The same arguments are heard in the corridors of the Bella Centre, where the representatives of the poor countries are refusing to sign up to a deal that will dry out or drown much of their land. The government of Tuvalu – the low-lying island that is already being drowned by rising seas – has calmly, with great dignity, interrupted meetings that presume we can carry on emitting carbon, pointing out this means "we will die". Lumumba Di-Aping, the chief negotiator for the G77 block of developing countries, wept as he explained: "The more you defer action, the more you condemn millions of people to immeasurable suffering." He said our governments are acting "like climate sceptics. If they really believed global warming was happening, how could they do this?"

Today, these two strands of protest – inside the conference, and outside – will combine. Some of the delegates are expected to walk out of the Bella Centre talks in disgust. At the same time, brave young protesters supporting their message will be trying to break in, to express their revulsion at the betrayal of us all going on there. Of course, the parts of the global media that serve the interests of the polluting rich will be keen to shift the story on to "vandals" and "violent protest". There may be a minuscule minority of protesters who behave unacceptably. But in reality, there are two forms of vandalism about to happen in this city. There is the cutting of a few fences as part of an act of mass civil disobedience. It is an attempt to symbolically resist the much bigger act of vandalism – the trashing of our own habitat, by leaders too short-sighted and too money-addled to listen to the science.

Isn't it violent to knowingly condemn whole countries to drown? Isn't it vandalism to knowingly let the world's most crucial farming land crust over, its most precious rivers run dry, and its hurricanes become super-charged? Isn't that immeasurably worse than breaking a fence and cutting a cordon? Couldn't resistance to this destruction-machine justify this tiny act of destruction? The young protesters who will do this have proved themselves, so far, the sanest force in town. They have ensured that the corporate lobbyists punching holes in the deal are followed and shamed wherever they meet. They chant: "It's not your business – it's our climate."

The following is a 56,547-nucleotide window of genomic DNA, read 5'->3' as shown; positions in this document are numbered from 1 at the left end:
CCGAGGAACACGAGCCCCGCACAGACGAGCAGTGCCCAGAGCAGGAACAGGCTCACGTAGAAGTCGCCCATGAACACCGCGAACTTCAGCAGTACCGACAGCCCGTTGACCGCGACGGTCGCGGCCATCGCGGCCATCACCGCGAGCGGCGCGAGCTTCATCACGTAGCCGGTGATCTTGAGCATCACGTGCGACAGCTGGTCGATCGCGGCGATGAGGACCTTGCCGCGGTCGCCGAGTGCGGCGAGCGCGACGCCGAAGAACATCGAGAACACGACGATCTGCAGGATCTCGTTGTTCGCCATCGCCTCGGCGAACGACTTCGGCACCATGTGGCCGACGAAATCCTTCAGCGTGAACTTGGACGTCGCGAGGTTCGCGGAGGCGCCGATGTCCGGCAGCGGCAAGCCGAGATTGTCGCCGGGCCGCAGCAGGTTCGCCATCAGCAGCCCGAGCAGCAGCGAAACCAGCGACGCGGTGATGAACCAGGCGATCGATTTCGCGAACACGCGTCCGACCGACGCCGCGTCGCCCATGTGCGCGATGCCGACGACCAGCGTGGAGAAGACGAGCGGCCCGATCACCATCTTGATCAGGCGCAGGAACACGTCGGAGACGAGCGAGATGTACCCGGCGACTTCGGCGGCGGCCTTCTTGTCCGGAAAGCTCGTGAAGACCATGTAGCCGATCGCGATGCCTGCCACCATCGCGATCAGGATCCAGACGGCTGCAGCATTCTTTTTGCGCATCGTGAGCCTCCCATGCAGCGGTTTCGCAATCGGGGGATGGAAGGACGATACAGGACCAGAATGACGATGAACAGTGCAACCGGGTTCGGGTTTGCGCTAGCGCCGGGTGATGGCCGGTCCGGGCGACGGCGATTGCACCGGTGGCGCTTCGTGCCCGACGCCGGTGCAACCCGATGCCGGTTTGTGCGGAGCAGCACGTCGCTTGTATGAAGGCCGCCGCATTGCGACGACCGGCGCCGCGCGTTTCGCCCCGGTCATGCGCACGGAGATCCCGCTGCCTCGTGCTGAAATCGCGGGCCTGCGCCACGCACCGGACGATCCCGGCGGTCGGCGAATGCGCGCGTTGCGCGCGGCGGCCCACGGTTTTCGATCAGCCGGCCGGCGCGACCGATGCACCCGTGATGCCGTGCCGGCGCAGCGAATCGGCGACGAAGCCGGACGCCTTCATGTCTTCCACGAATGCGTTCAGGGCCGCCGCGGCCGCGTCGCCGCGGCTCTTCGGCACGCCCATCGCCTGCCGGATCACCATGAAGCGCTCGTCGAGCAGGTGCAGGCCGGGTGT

When I hear the activists, I remember something Farley Mowat, the Canadian conservationist, wrote in the 1990s: "The last three decades of this century have witnessed the ignition of the most significant internal conflict ever to engage the human species. It is not the struggle between capitalism and communism or between any other set of 'isms'. It is the conflict between those who possess the means and will to exploit the living world to destruction, and those who are banding together in a desperate and last-ditch attempt to prevent the New Juggernaut from trashing our small planet."

This week, the small band of the sane got a little bit bigger and a lot more global. For today, it is vastly outgunned by the forces of ecological destruction, and it will certainly not be able to ensure a sane deal in Copenhagen. But think of all the other movements that were small at first and held up impossible dreams. They called him "Martin Loser King"; they said civil rights would never come; now everyone says he was right and there's a black President (although alas not a green one).

As Archbishop Desmond Tutu pointed out here, they said the Berlin Wall would never fall, and they said apartheid would never die; now they say we cannot make the transition from an economy powered by coal and oil to one powered by the sun, the wind and the waves. But unlike previous protest movements, we can't wait for it to accumulate speed over generations. Each tonne of carbon brings us closer to climatic – and climactic – tipping points. This is a leap human beings must make in one generation.

We know it can be done. We have the knowledge and the science. If we refuse to do it – out of inertia and denial and so a few fossil fuel corporations can carrying on raking in profit and bribing our politicians – that will be this summit's most surreal scene of all.

j.hari@independent.co.uk